Were you ever in need of debugging a stored procedure in SQL Server 2005. Any .NET Developer is well versed with debugging .NET applications. The .pdb files will be used internally to serve the purpose. Pdb files will have the mapping information from Native to MSIL and ultimately to the .NET code. I will not get into the internals of how this happens as this article falls under the SQL Server category.
Ooo lala! debugging stored procedures in SQL Server 2005 is not quite complex as one would expect. In real time applications not every business rule will be coded in the BAL/BOL (Business Access Layer/ Business Object Layer). At times we may need to implement partial business rules in the stored procedure itself. This may be due to bad coding practice/ design of the applications that force the developers to do so since its already in production.
This article aims at providing an insight into how debugging stored procedures can be configured by a DBA/ Senior DB programmer that makes the job of DB programmers lot more easier.
When I say debugging stored procedures in SQL Server 2005 remember am not going to use SQL Server Management Studio. Believe it or not for debugging Sps am not going to use Management Studio!. Ha! Then how do I do it. I will make use of Visual Studio 2005 IDE. Is it sounding bad. Yes. SQL Server Management Studio is not equipped with the ability to debug the code. However, VS 2005 IDE does. Confused!, Ok, lets get into the details.
Follow the steps carefully as described underneath.
1. Find the .exe file under the directory, C:\Program Files\Microsoft SQL Server\90\Shared\1033\rdbgsetup.exe or similar path where the SQL Server was installed. The file rdbgsetup.exe stands for 'RemoteDeBuGsetup'. Look for the emphasis on letters. The filename reads rdbgsetup because, we are going to debug a stored procedures of a database available in some remote physical server. Either we need to sit at the server and debug them or we should be in a position to debug the stored procedure remotely. This action should be performed on the physical server where SQL Server 2005 was installed.
2. The user who debugs the stored procedure should be a member of SQL Server's fixed Server role, SysAdmin.
As a DBA, I may need to grant this privilege to the user who is in need of debugging a stored procedure. When I do that, I should trust the user so that he/she will not mess-up anything on the Server. Ok, I believe my users are trust worthy and I issue the following T-SQL command to assigning a fixer server role, SysAdmin.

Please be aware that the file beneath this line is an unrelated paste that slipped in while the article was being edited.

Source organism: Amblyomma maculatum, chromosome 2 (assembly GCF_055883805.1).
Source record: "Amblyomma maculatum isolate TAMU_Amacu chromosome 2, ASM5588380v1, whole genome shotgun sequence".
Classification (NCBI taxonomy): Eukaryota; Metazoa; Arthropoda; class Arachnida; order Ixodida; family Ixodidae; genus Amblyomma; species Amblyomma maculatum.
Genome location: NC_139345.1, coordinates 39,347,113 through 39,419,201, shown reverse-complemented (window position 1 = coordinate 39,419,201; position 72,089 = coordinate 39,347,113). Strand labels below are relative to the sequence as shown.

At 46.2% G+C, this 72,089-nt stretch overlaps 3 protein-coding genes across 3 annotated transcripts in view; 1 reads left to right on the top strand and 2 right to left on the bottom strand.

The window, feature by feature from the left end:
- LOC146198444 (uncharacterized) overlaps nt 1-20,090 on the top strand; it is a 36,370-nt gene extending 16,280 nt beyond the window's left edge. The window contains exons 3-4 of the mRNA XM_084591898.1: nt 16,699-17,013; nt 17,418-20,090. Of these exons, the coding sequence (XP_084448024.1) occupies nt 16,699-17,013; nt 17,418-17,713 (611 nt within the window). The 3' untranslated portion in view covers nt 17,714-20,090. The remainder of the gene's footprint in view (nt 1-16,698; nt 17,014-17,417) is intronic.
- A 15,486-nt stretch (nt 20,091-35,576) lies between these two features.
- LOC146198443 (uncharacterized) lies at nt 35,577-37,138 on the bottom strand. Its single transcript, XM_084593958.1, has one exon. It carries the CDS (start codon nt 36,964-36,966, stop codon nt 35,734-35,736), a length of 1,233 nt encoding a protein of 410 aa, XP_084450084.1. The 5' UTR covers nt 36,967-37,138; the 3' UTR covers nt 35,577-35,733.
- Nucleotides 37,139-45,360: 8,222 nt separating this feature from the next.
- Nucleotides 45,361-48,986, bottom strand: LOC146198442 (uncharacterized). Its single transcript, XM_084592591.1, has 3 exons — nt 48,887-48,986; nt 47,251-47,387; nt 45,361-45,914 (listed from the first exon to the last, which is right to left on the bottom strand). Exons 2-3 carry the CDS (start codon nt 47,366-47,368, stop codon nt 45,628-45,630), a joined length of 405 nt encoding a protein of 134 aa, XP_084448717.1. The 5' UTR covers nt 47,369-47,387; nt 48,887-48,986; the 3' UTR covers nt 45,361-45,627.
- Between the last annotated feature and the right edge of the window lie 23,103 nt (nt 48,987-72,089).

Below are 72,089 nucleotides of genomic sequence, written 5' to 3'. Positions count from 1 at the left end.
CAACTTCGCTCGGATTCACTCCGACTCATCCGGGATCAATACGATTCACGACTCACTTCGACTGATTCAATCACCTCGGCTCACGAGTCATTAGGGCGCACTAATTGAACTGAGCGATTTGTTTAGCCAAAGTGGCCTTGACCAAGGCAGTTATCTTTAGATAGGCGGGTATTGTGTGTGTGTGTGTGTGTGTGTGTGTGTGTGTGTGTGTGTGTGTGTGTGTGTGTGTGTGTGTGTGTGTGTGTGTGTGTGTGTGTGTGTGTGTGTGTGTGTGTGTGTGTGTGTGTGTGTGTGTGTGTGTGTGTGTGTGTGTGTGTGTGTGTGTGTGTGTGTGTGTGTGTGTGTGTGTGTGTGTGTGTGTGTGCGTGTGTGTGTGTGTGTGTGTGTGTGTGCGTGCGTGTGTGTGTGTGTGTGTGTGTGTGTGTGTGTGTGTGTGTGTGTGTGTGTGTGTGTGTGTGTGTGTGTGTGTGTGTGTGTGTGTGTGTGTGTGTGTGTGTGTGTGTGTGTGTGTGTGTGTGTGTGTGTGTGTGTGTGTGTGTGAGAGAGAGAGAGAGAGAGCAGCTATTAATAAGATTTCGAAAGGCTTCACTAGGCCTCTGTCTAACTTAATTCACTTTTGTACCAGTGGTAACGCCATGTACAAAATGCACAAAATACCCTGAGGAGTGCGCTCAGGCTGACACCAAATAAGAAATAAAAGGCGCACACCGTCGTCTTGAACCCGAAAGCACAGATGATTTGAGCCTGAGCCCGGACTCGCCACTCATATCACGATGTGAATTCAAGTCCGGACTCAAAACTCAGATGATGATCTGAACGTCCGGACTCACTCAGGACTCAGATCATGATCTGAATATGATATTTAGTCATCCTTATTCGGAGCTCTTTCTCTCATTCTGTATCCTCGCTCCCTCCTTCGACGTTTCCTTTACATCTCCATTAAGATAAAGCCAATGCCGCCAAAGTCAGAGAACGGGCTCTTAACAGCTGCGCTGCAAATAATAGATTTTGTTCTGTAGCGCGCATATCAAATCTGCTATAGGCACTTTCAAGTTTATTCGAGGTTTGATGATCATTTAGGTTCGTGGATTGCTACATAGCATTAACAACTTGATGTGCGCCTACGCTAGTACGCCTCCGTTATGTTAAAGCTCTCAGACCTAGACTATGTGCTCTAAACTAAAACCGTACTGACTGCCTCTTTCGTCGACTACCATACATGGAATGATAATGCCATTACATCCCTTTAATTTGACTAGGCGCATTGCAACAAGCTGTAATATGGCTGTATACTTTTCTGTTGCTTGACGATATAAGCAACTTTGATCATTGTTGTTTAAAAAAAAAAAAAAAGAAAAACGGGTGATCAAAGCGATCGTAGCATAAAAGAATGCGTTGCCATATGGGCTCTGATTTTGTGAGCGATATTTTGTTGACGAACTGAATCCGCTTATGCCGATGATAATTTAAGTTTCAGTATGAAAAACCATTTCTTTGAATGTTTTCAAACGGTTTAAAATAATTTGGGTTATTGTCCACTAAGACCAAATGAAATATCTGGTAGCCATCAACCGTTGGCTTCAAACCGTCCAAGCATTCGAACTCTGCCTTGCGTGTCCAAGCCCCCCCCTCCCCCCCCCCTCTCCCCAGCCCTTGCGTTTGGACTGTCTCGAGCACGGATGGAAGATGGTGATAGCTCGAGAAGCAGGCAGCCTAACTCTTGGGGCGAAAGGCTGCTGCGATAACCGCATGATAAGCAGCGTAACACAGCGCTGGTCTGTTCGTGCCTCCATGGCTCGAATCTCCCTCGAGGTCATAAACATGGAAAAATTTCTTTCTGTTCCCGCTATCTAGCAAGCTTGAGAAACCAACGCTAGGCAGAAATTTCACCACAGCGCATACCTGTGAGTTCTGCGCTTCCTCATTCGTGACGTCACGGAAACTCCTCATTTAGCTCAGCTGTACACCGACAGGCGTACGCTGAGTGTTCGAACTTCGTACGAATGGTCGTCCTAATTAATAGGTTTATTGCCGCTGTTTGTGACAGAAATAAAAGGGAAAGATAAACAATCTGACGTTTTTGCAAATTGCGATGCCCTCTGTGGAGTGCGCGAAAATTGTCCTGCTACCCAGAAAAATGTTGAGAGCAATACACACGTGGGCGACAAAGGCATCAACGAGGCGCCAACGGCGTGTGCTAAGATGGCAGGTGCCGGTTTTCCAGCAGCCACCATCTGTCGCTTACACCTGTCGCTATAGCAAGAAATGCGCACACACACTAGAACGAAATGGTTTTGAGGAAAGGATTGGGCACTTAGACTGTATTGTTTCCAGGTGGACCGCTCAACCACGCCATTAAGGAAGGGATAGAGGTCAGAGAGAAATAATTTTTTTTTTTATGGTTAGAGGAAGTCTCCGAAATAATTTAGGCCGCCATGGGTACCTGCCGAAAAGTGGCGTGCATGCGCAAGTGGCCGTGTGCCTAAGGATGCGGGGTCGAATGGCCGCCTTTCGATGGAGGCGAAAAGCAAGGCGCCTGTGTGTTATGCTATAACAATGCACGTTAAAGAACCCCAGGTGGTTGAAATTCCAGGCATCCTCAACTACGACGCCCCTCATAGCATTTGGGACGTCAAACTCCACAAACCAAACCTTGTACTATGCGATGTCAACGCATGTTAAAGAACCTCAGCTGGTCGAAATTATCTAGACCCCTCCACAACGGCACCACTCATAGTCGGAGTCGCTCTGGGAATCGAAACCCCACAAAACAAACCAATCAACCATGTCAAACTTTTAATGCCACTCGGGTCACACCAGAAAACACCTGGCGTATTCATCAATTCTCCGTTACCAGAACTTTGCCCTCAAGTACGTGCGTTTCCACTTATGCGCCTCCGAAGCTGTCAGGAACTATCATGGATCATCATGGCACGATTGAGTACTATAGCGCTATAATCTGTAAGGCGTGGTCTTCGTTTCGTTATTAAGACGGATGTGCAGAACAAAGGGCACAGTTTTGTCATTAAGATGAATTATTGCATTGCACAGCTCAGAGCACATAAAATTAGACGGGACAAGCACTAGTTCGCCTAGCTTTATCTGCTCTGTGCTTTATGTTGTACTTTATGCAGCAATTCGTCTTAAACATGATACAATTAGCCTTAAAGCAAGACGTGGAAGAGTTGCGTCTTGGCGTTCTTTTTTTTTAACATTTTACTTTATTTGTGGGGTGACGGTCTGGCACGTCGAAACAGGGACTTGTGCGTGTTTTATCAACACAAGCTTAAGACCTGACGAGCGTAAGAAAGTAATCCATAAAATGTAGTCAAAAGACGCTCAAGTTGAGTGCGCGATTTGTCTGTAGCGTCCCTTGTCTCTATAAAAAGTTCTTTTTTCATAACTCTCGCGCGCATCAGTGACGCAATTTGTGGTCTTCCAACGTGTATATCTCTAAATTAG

The command to do so is as follows
EXEC master..sp_addsrvrolemember @loginame = N'&amp;amp;amp;lt;YourLoginName either SQL Server Authentication or Windows Authentication&amp;amp;amp;gt;', @rolename = N'sysadmin'
This can however be accomplished with SQL Server Management Studio's IDE. Perhaps, I prefer using T-SQL commands.
The parameters to the stored procedure, sp_addsrvrolemember are of type, Nvarchar and it stands for (National Variable Character), which usually holds Unicode characters.
Now, we are all set for debugging stored procedures.
Process to Debug a stored procedure
1. Open the Microsoft Visual Studio 2005 IDE.
2. Select Server Explorer option from the View Menu as follows:
3. From the Data Connections node, right click and select, 'Add connection'. Fill in the details to connect to the intended SQL Server and the database using the login who has a fixed server role, SysAdmin. Click on Test connection. Once the connection succeeds, the overall screen should look like the following.
4. Expand the data connection just added, and navigate to the Stored Procedures node.
5. Expand the Stored Procedures node and select the intended SP to be debugged.
6. Right click and select open to view the source code of the selected stored procedure.
7. Place a break point on the intended line of code where debugging needs to be started its usually the way .NET Developers perform.
8. After performing the above steps the screen shot should look like the following.
9. After performing the above steps the screen shot should like the following:
10. Right click on the stored procedure from the 'Server Explorer' and select 'Step-Into Stored Procedure' as shown below.
11. This action brings up the following screen shot.
12. Enter the needful values and click Ok. The next shot will be the following.
13. From here on, its usual .NET debugging stuff. Use Step-Into and Step-Over and Step-out from the shortcuts menu or pressing F11,F10, Shift+F11
Wasn't that very simple. It made the life of DB developers much more comfortable. Had it not been available with SQL Server 2005 and VS 2005 IDE it would have been a nightmare to debug stored procedures remotely/locally.
Happy Development and concentrated debugging.
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